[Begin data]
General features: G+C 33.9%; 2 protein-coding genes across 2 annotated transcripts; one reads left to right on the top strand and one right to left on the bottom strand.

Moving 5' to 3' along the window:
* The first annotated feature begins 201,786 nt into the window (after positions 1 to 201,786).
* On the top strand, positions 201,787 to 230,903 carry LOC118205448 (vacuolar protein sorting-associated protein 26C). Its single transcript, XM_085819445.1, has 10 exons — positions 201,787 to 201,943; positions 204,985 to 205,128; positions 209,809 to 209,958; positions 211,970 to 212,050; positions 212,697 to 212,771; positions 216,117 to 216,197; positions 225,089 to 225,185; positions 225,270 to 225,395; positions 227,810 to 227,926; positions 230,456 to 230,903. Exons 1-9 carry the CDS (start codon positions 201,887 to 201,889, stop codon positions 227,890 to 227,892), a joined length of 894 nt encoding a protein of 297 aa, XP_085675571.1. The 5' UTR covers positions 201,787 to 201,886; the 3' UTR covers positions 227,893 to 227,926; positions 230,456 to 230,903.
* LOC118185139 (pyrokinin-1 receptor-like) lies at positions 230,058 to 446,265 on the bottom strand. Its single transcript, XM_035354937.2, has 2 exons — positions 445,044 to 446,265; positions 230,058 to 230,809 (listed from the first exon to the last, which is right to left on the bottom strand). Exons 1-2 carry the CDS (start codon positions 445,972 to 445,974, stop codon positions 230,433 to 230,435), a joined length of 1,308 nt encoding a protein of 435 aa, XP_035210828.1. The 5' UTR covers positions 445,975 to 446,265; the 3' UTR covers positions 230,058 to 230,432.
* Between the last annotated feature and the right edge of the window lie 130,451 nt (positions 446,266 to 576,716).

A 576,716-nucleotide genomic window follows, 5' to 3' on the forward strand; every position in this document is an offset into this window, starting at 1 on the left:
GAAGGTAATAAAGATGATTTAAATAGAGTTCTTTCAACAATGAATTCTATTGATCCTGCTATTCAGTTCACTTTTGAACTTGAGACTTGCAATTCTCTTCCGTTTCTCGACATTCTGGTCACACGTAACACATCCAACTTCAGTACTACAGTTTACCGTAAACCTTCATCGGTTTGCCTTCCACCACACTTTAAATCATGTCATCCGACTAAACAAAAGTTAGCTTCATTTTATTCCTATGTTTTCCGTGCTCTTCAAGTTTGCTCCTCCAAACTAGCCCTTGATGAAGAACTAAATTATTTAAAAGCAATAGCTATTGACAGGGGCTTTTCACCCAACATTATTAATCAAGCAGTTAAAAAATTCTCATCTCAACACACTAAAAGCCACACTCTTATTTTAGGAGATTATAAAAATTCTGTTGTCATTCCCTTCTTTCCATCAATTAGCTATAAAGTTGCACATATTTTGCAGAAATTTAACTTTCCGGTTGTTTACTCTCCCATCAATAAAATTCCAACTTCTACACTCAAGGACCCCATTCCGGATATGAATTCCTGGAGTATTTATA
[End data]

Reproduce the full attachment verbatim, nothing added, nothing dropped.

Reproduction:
General features: G+C 33.9%; 2 protein-coding genes across 2 annotated transcripts; one reads left to right on the top strand and one right to left on the bottom strand.

Moving 5' to 3' along the window:
* The first annotated feature begins 201,786 nt into the window (after positions 1 to 201,786).
* On the top strand, positions 201,787 to 230,903 carry LOC118205448 (vacuolar protein sorting-associated protein 26C). Its single transcript, XM_085819445.1, has 10 exons — positions 201,787 to 201,943; positions 204,985 to 205,128; positions 209,809 to 209,958; positions 211,970 to 212,050; positions 212,697 to 212,771; positions 216,117 to 216,197; positions 225,089 to 225,185; positions 225,270 to 225,395; positions 227,810 to 227,926; positions 230,456 to 230,903. Exons 1-9 carry the CDS (start codon positions 201,887 to 201,889, stop codon positions 227,890 to 227,892), a joined length of 894 nt encoding a protein of 297 aa, XP_085675571.1. The 5' UTR covers positions 201,787 to 201,886; the 3' UTR covers positions 227,893 to 227,926; positions 230,456 to 230,903.
* LOC118185139 (pyrokinin-1 receptor-like) lies at positions 230,058 to 446,265 on the bottom strand. Its single transcript, XM_035354937.2, has 2 exons — positions 445,044 to 446,265; positions 230,058 to 230,809 (listed from the first exon to the last, which is right to left on the bottom strand). Exons 1-2 carry the CDS (start codon positions 445,972 to 445,974, stop codon positions 230,433 to 230,435), a joined length of 1,308 nt encoding a protein of 435 aa, XP_035210828.1. The 5' UTR covers positions 445,975 to 446,265; the 3' UTR covers positions 230,058 to 230,432.
* Between the last annotated feature and the right edge of the window lie 130,451 nt (positions 446,266 to 576,716).

A 576,716-nucleotide genomic window follows, 5' to 3' on the forward strand; every position in this document is an offset into this window, starting at 1 on the left:
GAAGGTAATAAAGATGATTTAAATAGAGTTCTTTCAACAATGAATTCTATTGATCCTGCTATTCAGTTCACTTTTGAACTTGAGACTTGCAATTCTCTTCCGTTTCTCGACATTCTGGTCACACGTAACACATCCAACTTCAGTACTACAGTTTACCGTAAACCTTCATCGGTTTGCCTTCCACCACACTTTAAATCATGTCATCCGACTAAACAAAAGTTAGCTTCATTTTATTCCTATGTTTTCCGTGCTCTTCAAGTTTGCTCCTCCAAACTAGCCCTTGATGAAGAACTAAATTATTTAAAAGCAATAGCTATTGACAGGGGCTTTTCACCCAACATTATTAATCAAGCAGTTAAAAAATTCTCATCTCAACACACTAAAAGCCACACTCTTATTTTAGGAGATTATAAAAATTCTGTTGTCATTCCCTTCTTTCCATCAATTAGCTATAAAGTTGCACATATTTTGCAGAAATTTAACTTTCCGGTTGTTTACTCTCCCATCAATAAAATTCCAACTTCTACACTCAAGGACCCCATTCCGGATATGAATTCCTGGAGTATTTATA